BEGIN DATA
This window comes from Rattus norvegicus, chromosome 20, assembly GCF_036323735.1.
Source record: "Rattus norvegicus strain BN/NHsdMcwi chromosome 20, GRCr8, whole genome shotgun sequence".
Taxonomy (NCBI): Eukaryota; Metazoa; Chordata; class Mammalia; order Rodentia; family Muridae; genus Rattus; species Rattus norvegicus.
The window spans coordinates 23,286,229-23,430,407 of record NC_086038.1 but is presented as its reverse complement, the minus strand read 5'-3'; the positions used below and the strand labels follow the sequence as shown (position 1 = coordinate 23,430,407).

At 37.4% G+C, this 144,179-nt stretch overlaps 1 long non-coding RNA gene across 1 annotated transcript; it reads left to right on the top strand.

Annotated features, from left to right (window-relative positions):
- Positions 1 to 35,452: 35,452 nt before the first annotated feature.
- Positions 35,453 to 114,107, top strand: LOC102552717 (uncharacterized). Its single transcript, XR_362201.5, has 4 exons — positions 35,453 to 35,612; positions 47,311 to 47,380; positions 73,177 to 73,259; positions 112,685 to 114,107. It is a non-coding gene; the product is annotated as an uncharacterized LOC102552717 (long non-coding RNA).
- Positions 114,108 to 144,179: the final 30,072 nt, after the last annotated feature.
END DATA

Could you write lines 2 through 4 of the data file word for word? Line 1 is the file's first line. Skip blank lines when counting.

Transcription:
Source record: "Rattus norvegicus strain BN/NHsdMcwi chromosome 20, GRCr8, whole genome shotgun sequence".
Taxonomy (NCBI): Eukaryota; Metazoa; Chordata; class Mammalia; order Rodentia; family Muridae; genus Rattus; species Rattus norvegicus.
The window spans coordinates 23,286,229-23,430,407 of record NC_086038.1 but is presented as its reverse complement, the minus strand read 5'-3'; the positions used below and the strand labels follow the sequence as shown (position 1 = coordinate 23,430,407).